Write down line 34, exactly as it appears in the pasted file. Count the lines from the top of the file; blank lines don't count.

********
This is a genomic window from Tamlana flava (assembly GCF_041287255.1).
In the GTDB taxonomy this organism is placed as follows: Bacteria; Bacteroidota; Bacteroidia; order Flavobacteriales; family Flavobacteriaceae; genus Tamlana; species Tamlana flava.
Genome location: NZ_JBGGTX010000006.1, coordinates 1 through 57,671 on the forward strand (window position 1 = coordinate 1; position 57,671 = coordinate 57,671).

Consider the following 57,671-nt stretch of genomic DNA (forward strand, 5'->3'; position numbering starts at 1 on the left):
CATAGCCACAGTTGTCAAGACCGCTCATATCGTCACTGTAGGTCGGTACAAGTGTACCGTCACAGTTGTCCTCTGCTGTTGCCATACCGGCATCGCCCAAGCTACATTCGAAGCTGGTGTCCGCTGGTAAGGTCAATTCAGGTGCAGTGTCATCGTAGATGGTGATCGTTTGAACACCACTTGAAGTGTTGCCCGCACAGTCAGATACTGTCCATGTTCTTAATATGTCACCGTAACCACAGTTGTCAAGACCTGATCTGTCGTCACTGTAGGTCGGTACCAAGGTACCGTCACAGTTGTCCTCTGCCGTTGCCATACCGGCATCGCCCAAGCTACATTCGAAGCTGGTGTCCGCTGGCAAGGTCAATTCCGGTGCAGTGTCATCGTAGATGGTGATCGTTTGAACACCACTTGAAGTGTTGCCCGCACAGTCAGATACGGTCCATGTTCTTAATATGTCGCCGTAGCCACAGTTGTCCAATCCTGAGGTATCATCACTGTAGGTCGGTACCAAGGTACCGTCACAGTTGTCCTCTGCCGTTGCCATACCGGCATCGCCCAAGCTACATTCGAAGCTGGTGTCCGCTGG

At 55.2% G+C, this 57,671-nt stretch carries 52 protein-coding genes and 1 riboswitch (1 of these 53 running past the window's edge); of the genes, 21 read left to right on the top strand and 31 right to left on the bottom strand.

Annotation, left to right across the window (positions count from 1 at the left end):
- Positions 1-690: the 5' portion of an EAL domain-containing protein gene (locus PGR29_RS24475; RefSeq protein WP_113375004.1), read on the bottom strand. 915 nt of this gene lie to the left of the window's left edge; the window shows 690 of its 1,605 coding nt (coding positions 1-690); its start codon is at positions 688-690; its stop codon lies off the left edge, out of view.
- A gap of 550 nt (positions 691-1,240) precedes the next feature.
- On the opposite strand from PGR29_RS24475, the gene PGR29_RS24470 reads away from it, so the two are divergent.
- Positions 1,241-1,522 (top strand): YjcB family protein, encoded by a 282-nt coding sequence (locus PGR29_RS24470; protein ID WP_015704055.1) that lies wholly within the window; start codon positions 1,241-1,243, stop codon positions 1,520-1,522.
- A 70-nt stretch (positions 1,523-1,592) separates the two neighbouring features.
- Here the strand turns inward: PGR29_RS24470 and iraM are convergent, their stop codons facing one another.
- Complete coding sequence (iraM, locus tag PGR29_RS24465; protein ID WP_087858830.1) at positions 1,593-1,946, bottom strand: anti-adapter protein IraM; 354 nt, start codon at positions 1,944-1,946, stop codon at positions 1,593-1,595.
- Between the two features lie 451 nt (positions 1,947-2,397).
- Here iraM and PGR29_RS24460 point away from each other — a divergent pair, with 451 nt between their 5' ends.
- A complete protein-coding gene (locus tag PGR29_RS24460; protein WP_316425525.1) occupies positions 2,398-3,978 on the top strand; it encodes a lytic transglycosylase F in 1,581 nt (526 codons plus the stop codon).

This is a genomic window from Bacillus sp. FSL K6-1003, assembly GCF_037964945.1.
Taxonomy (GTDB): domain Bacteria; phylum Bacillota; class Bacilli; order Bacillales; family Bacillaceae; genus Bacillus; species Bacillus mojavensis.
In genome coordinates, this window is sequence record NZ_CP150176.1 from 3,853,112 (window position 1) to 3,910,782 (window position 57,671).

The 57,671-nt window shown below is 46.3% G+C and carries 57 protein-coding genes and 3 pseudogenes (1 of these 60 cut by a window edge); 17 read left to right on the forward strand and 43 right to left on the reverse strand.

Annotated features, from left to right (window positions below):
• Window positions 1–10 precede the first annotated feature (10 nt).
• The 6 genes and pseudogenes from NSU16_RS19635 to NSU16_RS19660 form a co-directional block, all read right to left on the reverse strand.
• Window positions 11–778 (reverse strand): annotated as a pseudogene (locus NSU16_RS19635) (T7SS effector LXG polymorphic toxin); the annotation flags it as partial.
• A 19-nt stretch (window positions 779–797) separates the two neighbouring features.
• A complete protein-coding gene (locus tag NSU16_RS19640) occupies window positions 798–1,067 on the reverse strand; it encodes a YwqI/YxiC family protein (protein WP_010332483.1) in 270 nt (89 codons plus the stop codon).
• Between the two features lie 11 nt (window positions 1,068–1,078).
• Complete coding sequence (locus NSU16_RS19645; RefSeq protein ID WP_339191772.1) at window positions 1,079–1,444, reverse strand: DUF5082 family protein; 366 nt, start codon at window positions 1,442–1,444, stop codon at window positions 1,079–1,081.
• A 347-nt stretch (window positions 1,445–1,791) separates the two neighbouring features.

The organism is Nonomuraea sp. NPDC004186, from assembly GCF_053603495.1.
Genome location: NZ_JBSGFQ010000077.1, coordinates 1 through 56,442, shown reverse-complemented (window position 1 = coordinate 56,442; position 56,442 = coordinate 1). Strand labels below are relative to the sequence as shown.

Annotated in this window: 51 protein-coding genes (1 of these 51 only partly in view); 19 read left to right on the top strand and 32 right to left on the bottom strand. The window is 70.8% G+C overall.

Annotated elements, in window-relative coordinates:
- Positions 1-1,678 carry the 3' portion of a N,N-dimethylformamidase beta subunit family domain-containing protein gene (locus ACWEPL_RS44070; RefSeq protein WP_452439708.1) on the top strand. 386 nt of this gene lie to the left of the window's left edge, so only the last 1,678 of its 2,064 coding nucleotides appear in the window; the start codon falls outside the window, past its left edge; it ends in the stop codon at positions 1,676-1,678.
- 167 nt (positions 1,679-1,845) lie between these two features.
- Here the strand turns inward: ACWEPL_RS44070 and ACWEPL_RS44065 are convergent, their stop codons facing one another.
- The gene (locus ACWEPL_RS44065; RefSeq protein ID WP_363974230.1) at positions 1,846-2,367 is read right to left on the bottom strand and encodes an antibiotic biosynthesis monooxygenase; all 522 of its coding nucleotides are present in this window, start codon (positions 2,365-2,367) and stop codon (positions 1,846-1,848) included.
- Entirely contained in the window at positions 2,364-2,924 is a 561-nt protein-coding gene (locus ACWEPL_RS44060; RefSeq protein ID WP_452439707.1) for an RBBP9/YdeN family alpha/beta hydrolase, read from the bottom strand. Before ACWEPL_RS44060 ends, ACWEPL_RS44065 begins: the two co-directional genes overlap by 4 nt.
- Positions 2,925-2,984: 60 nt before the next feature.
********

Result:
Annotated elements, in window-relative coordinates: